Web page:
Executive function comprises a person's ability to stay on task and pay attention, as well as their working memory and delay gratification. As any teacher might already know, this makes executive function essential to success in school, and indeed, in life. According to a recent article in Scientific American's Special Collector's Mind issue, scientists at Northwestern University's Auditory Neuroscience Laboratory have found that music training improves students' listening skills and enhances their working memory. Of course, for music teachers, memorization and listening are vital skills that we encourage our students to exercise regularly. What's more, playing an instrument requires an enormous amount of attention. In the average orchestra rehearsal, for example, a young musician must focus on playing their instrument, reading the music, following the conductor, and staying together with their section, all while constantly monitoring their tone, intonation, and rhythm. It's quite a mental workout.
There are still plenty of questions, however. For example, do different instruments or types of music lessons change the effects of music on the brain? How long and how much does a student need to practice before they see the effects, and are the changes permanent? It will take much more research before we can know the answers to these and many other questions. However, there have been many tantalizing clues. In his book Frames of Mind, Howard Gardner developed a theory of multiple intelligences, including musical, mathematical, linguistic, spatial, and others. As part of his research, Gardner first tested children's strengths in his eight different intelligences, then had them take a traditional IQ test. Though Gardner expected that a high traditional IQ would correspond to linguistic or spatial ability, in turned out that musical intelligence most strongly predicted which children had the highest IQ. Yet that still leaves the question--does musical training increased brain power, or is it that highly intelligent people are attracted to playing music?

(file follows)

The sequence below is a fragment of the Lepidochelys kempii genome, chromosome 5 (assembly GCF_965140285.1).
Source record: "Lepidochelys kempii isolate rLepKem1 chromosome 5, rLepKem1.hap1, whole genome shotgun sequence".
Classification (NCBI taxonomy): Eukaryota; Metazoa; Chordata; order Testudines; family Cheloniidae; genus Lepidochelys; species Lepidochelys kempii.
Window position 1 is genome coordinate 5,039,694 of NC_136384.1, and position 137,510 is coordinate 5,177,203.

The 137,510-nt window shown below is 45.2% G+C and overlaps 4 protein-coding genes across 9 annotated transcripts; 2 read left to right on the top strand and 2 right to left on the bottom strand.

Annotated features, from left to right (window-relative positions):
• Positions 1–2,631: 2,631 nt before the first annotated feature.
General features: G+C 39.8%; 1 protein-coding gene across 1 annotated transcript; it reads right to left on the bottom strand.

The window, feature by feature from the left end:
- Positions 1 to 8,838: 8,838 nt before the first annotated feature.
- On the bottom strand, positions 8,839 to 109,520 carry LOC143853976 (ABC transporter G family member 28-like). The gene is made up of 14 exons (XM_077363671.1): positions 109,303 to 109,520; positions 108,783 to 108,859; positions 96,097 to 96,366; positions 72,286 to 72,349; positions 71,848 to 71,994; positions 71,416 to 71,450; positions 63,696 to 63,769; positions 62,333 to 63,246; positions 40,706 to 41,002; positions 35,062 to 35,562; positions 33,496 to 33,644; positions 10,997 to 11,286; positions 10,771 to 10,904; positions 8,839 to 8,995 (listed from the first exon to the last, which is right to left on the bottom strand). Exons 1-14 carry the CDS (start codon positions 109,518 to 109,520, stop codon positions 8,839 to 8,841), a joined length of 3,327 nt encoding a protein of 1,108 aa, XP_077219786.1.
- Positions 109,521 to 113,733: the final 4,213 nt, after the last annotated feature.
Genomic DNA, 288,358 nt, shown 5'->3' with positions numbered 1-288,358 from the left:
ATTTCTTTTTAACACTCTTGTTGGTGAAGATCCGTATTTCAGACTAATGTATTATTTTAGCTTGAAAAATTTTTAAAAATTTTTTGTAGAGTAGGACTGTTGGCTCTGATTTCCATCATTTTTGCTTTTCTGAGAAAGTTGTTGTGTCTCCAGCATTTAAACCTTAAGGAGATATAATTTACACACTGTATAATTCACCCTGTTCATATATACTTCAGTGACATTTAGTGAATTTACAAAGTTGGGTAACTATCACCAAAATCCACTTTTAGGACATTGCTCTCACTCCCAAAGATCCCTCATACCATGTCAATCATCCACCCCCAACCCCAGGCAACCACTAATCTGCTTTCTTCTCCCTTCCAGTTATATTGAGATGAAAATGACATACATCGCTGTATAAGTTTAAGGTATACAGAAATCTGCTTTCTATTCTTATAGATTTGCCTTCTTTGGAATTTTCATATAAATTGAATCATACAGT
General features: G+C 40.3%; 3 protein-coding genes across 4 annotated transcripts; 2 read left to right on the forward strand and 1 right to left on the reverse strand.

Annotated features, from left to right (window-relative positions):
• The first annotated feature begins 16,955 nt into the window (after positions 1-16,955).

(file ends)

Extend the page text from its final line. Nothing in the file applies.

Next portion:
I also wish that more research would study the benefits of music lessons for adults. There's quite a bit of anecdotal evidence that music can help older students recover from strokes or stave off dementia. I've even heard of adult students who find playing an instrument vital for maintaining their dexterity, not to mention the immense social benefits that come from playing in community bands or orchestras. While the evidence is incomplete, I think musical training does benefit the brain, which is one more reason why school and community music programs are more vital than ever.